Huaca Prieta (3500 – 2300 BC)
One of the earliest groups in Peru to be studied were the Huaca Prieta people, who lived at the site of that name around 3500 BC to 2300 BC. These hunter and gatherers began simple agriculture, growing cotton and varieties of bean and pepper, but corn, now a national staple, was unheard of. Finds of simple nets and hooks indicate that they primarily ate seafood. Homes were single-room shacks half buried in the ground, and most of what is known about these folks has been deduced from their middens, or garbage piles. It seems that they were a Stone Age people who didn’t use jewelry, but had developed netting and weaving. At their most artistic, they decorated dried gourds with simple carvings; similarly decorated gourds are produced today as a Peruvian handicraft. Hot stones may have been dropped into these gourds to cook food.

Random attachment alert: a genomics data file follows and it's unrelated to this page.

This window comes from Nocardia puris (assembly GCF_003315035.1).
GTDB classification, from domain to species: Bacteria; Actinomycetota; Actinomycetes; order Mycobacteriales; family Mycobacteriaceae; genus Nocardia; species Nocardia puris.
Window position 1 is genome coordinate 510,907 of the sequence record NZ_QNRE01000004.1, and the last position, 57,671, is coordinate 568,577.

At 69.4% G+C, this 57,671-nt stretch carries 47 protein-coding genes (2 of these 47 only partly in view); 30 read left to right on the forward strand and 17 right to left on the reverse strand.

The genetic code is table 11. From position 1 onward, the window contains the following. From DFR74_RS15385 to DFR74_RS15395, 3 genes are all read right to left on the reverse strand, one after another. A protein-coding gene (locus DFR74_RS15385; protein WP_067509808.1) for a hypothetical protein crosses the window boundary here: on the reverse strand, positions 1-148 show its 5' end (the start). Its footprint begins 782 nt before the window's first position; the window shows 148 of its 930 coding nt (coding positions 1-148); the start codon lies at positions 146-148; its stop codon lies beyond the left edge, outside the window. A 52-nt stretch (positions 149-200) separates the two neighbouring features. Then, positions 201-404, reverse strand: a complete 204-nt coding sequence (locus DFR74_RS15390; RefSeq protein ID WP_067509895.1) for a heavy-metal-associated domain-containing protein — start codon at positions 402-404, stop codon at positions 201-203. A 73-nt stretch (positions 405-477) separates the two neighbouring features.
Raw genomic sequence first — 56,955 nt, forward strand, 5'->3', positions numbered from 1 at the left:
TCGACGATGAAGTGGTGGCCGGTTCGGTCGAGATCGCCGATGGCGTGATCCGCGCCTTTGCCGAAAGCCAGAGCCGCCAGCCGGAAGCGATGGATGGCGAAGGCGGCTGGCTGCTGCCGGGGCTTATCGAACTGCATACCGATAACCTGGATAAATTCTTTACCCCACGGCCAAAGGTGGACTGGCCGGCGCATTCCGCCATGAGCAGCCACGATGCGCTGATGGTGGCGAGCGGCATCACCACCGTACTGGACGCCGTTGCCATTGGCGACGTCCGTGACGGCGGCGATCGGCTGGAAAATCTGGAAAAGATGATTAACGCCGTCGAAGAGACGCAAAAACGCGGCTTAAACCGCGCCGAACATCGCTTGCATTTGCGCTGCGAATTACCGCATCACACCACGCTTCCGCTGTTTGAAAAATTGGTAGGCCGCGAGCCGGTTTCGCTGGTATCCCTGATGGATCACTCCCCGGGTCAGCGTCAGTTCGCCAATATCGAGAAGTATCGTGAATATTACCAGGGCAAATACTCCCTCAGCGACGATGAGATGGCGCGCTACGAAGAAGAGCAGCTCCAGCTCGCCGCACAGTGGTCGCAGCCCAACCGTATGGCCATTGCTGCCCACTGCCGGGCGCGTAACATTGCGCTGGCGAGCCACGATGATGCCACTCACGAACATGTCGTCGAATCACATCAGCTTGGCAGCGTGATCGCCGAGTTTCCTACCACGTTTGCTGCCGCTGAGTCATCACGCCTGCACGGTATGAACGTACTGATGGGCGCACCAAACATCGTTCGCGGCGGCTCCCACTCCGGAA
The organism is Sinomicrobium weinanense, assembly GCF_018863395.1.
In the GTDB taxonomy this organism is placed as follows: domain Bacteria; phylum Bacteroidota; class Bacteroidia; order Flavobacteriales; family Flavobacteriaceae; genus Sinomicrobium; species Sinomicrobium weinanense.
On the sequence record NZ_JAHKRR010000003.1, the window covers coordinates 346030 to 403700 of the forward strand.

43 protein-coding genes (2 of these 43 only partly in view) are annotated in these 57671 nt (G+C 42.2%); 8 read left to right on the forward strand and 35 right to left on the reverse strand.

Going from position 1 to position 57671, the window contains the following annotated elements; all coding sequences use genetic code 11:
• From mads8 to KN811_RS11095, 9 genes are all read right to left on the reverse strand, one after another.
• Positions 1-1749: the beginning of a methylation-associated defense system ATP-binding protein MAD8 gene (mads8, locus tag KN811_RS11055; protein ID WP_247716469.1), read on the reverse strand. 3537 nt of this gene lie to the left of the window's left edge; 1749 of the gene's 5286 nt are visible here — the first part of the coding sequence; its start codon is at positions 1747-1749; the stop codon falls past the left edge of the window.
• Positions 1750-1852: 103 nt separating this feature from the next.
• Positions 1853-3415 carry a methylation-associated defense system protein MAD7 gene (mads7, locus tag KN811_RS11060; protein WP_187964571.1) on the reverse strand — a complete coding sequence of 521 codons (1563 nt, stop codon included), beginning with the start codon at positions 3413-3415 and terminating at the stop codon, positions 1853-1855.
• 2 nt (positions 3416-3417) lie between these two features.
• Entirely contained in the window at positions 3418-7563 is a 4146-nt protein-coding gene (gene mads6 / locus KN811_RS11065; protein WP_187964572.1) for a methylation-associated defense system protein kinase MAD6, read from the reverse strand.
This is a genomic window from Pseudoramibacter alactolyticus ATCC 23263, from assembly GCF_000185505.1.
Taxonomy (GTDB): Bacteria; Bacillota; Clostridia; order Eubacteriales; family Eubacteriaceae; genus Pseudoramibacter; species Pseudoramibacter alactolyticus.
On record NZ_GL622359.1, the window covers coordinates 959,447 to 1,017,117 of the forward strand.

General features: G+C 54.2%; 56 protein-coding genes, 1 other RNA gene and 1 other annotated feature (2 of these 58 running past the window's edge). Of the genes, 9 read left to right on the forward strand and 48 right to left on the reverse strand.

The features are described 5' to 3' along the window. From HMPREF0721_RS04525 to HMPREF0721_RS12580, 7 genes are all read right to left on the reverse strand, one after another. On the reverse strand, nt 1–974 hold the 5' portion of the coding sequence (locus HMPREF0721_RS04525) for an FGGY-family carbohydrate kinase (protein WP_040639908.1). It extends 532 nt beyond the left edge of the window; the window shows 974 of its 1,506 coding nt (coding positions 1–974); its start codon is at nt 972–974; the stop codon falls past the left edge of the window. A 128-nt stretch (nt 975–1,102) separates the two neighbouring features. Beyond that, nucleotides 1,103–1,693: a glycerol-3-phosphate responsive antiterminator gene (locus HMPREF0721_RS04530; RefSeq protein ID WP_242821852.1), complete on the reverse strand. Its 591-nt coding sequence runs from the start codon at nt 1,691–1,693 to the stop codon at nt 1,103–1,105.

Chavin (850 BC)
About 850 BC, a major new cultural influence that of the Chavin, began to leave its mark on the area. This period was named after the Andean site of Chavin de Huantar, where a feline worshipping cult had it´s main center. The Chavin influence swept over the northern mountains and the northern and central coasts of Peru. At its most simple, the Chavin influence consisted of a highly stylized art form based especially on jaguar motifs. This was the first major culture in Peru, as well as one of the most artistically developed. The various areas and groups it encompassed were typified by the rapid development of ceramic ware and a common art form. In the Trujillo area, the Chavin influence was represented by the Cupisnique culture. Examples of Cupisnique pottery can be seen in the museums of Lima and Trujillo, though there are no especially noteworthy ruins from the Cupisnique culture open to visitors.